Doctors who are capable of using the latest technology are valuable commodities in today’s medical world.
Using up-to-the-minute science in record-keeping, as well as in ordering and conducting tests, helps physicians detect disease, share results and begin treatment for patients more quickly. Then there’s the whole growing field of telemedicine, where a doctor’s visit consists of logging onto your computer from wherever you may be.
New electronic medical records systems also give patients the ability to better manage their own health information, and at the touch of a button, connect with their health care providers. Ninety-three percent of Americans say that is something they want, according to a 2014 poll by Catalyst Healthcare Research (CHR).
Of that 93 percent, 1 in 4 said they would still choose that doctor even if there was a $25 fee per episode.
Still, some doctors are less than eager to embrace these new techniques. (For those of you battling tech advancements and upgrades in your own profession, some of this won't come as a surprise.)
Complex computer systems, a lack of payment for time spent responding to patient emails, and doctors' fears that their inboxes will be overloaded are the reasons why about 20 percent of all doctors communicate electronically with their patients, according to the Roanoke Times.
Staying abreast of late-breaking issues can be laborious and expensive. Getting trained and becoming adept at using cutting-edge scientific know-how in testing, charting and record-keeping can be off-putting and overwhelming.
Medical personnel acknowledge the benefits of using quickly advancing technology. And 8 out of 10 physicians reported in 2013 they were already using an EHR system or planned to adopt one. Yet some doctors are simply still struggling — wondering if the computer takes away precious time from the old-fashioned physical assessment and doctor-patient interview time.
"Having records available to all the doctors on a patient’s case makes for more comprehensive medical care," Bruce Ruben, a physician and medical director of Encompass HealthCare and Wound Medicine in Michigan, told LifeZette.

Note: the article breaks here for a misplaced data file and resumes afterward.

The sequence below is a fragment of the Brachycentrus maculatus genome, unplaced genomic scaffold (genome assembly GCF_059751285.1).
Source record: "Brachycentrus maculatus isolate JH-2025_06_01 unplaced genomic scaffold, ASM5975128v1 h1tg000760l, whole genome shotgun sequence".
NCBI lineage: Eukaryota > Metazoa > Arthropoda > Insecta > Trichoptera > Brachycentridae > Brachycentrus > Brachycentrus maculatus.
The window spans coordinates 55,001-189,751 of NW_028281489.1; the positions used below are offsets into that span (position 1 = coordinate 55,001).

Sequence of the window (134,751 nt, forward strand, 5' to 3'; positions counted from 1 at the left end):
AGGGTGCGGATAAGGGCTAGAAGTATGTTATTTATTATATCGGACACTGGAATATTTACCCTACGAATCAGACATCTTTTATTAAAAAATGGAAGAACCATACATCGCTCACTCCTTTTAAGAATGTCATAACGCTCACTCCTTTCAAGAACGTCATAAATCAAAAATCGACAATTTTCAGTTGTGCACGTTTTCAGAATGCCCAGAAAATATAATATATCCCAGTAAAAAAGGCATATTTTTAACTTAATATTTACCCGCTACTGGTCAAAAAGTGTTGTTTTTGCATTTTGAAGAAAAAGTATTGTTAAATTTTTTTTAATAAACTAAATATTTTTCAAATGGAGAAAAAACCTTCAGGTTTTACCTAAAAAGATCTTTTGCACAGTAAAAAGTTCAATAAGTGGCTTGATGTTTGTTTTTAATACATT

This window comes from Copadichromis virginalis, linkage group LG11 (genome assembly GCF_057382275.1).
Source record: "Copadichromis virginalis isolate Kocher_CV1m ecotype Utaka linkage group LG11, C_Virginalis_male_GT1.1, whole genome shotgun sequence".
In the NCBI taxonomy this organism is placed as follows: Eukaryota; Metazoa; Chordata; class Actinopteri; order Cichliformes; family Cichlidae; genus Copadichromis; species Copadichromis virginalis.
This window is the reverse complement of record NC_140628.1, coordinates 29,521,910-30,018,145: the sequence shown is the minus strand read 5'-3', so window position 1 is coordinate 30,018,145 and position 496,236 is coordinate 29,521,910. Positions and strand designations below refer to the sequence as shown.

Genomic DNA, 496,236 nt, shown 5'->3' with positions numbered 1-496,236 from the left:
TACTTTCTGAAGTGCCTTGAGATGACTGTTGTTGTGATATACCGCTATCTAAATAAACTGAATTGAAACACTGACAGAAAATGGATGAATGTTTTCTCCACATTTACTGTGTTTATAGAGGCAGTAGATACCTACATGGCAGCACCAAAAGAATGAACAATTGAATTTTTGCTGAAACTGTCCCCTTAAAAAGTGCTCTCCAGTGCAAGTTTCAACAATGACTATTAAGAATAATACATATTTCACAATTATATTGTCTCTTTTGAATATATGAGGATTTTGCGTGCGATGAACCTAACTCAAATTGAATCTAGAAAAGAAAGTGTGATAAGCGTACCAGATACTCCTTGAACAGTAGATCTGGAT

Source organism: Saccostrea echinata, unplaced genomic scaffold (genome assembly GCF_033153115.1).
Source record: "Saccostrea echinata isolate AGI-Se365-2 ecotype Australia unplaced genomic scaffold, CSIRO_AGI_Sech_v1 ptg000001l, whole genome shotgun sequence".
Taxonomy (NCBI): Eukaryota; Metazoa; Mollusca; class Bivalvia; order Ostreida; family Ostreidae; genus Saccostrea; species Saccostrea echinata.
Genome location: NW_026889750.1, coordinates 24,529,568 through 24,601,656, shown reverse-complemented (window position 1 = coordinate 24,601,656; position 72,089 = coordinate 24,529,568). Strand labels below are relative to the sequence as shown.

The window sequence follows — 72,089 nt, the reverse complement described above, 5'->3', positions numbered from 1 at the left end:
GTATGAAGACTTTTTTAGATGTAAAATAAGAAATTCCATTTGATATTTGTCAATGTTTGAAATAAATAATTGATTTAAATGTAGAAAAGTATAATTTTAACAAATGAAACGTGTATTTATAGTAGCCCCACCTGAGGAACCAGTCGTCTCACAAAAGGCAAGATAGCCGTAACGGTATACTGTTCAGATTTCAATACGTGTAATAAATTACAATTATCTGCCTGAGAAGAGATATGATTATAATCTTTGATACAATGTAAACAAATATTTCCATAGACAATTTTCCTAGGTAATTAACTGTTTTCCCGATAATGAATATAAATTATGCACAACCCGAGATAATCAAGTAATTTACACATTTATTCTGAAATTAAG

"It is critical all doctors treating the same patient are on the 'same page,' so allowing the patient to transfer medical records allows for continuity of care, faster information transference, and a more efficient process."
Another benefit of computerized technology is the availability of medical literature and studies.
"In the past when you wanted to look up something, you needed to find your way to the library or department office to find books and journals, some of which may have been out of date. Now you can access reliable information online rapidly to enhance diagnosis and treatment via use of extensive, searchable resources," said Joseph E. Glaser, a nuclear medicine physician at Radiologic Associates in Middletown, New York.
The development of clinical trials using data-based evidence that can be analyzed to define risk factors and underlying relationships between patients is another major development. "The scale on which this is done today would not be possible without technology," Glaser told LifeZette.
Still, the application of technology in medicine is moving at a much greater speed than doctors can often adapt to, even for the ones more than willing to embrace the practice.
"No one piece of software typically does everything that is required. And requirements may vary due to differences within your populations, different locations and resources that may fluctuate involving your medical practice," Glaser said.
Ensuring that information flows securely and in a seamless fashion can also be challenging and requires close collaboration with other clinicians, he added.
"Keeping up with these breakthrough applications for treating patients requires a commitment of personal time, time away from their practice and cost of travel and training courses," said George M. Suarez, a urology surgeon in Miami, Florida.
Still, "it is absolutely necessary for doctors to make the sacrifice to keep up with the ever evolving advances in order to provide optimal medical care. Unfortunately, often times doctors will resist these advances, view them as a disruptive nuisance and refer to them as experimental or unproven which precludes patients from accessing these treatments," Suarez told LifeZette.
Bottom line: There’s no holding back science. Doctors and their patients have to adapt to the ever-expanding horizon of mechanization, and doctors say it is mainly a good thing as long as they can still talk to their patients face-to-face.
"I find that listening to my patients is my number-one best tool. Really listening can tell you all you need to know about what's wrong with that patient, and it's never failed me yet," said Ruben.